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Halo 2 review

You say Halo, we say goodbye

Let’s break it down. Firstly and most fundamentally Halo 2 doesn’t deliver fights with the promised pizazz. Shooting people, which constitutes 100% of Halo 2’s game, struggles to satisfy from the start. The AI of both enemies and allies is solid and reliable, but hardly as inventive as that in Half-Life 2 or F.E.A.R. The weapons are all agonizingly similar, and none of them require much skill to master. They’re either splash-damage monstrosities, or designed to spit loads of damage over a wide angle. Point in roughly the right direction and you’re going to win (perhaps do some weird floaty jumping to avoid hostile fire).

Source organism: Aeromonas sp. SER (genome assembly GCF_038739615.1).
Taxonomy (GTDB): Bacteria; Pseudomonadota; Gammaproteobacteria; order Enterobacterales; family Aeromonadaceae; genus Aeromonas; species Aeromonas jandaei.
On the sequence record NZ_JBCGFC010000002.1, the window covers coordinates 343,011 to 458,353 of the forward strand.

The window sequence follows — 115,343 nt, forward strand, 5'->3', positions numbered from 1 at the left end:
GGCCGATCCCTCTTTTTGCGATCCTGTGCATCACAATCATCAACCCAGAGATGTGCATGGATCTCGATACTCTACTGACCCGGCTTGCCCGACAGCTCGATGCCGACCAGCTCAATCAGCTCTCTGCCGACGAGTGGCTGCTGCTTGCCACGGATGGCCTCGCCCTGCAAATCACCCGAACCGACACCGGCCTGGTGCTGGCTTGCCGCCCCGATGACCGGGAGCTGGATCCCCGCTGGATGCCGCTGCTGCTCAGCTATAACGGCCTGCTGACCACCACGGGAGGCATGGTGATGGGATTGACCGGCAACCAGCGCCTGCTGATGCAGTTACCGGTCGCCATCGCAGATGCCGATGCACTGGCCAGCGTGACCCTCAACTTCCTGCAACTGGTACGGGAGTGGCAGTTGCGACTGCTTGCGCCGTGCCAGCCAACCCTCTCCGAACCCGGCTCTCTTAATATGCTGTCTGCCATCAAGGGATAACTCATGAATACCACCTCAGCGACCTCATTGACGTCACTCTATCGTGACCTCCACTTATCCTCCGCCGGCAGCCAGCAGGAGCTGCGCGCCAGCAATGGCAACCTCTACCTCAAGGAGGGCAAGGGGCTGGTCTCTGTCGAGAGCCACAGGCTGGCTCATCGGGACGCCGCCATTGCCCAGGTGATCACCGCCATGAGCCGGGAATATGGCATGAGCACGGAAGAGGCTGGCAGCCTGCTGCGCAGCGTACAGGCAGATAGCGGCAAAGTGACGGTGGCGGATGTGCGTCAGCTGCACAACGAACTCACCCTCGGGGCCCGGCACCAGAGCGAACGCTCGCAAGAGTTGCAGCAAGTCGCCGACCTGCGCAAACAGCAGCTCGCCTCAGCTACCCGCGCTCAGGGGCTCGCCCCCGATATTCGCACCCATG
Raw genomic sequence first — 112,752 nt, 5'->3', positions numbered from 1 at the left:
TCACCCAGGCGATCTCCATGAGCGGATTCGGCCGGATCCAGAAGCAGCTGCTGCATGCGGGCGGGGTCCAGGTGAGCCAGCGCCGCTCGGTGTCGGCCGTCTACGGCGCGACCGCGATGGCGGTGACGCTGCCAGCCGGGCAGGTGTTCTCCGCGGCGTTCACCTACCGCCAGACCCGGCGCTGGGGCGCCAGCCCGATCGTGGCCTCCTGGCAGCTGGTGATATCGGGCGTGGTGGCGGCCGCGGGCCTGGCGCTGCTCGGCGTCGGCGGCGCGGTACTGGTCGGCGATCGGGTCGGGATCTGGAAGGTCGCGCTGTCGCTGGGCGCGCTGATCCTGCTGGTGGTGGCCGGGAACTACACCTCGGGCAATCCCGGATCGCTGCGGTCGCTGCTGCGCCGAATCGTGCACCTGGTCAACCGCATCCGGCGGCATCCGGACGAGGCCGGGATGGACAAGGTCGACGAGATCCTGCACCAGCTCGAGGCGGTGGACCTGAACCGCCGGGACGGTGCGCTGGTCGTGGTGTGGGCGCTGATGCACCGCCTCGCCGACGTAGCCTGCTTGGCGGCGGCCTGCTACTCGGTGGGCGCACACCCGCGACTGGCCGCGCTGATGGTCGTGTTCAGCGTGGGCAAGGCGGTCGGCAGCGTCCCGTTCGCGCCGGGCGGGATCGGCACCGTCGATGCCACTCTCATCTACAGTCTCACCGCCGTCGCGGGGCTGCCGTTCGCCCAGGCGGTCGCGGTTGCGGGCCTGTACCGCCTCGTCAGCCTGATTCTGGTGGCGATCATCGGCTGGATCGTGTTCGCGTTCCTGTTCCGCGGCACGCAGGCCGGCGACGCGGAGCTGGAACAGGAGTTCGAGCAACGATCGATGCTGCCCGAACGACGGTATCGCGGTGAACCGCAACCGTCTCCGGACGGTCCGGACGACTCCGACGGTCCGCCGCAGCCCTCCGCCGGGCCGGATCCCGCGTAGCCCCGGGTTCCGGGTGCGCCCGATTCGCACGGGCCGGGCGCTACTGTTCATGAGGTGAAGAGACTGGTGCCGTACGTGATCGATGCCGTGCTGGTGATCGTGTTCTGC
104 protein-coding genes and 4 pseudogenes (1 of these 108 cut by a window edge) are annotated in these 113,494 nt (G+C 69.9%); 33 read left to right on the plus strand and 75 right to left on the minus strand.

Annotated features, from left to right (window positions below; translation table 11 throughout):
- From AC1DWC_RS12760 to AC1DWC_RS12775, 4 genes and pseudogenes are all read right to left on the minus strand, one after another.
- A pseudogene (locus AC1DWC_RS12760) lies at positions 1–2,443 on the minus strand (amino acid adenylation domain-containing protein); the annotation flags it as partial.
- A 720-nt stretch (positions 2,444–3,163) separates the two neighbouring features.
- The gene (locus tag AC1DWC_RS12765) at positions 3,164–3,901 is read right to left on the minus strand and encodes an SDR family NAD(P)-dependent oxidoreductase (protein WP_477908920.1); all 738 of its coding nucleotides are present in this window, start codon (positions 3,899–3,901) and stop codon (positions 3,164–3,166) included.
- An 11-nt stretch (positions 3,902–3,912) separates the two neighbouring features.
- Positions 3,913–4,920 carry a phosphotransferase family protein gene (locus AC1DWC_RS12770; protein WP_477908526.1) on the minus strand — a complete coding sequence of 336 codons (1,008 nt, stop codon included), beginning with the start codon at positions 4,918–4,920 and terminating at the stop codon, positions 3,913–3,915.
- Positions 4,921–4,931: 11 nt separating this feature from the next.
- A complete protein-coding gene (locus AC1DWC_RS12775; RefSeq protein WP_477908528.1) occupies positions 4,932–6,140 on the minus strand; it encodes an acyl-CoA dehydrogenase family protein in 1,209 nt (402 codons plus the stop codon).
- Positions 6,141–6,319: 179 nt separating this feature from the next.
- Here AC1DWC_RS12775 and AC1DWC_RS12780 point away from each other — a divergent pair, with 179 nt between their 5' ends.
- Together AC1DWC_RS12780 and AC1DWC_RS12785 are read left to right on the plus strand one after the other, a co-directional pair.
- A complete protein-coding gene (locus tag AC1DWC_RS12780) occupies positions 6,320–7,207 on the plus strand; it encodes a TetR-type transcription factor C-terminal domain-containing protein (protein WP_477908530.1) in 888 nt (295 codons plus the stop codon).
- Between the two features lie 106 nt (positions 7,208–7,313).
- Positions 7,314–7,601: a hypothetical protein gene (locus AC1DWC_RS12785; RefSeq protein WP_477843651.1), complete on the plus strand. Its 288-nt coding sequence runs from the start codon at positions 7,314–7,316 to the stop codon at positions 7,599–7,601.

The same is true of the enemies who are fighting you: by the end of the game it’s a case of ordnance-spam attrition. Can you pump out more grenades and rockets in the first few moments of the fight than your enemy? Good, then you’ll reach the next checkpoint. It’s boring. Halo 2’s fighting is soulless and tiresomely predictable. It’s boring likecleaning your house is boring. Pick up some shoes, wash the dishes, bazooka the conveyor-belt of linear monsters. Halo 2 has no puzzles that we can recall, no notable physics events, a handful of interesting scripted scenes and no memorable emergent glories at all. It is repetitious shooting that leaves us feeling, at best, sad and unfulfilled.

More Info

GenreShooter
DescriptionThe sequel to Xbox's biggest game is a multiplayer masterpiece, even if single-player suffers a bit.
PlatformXbox, PC
US censor ratingMature
Alternative namesHalo II
Release date9 November 2004 (US), 11 November 2004 (UK)
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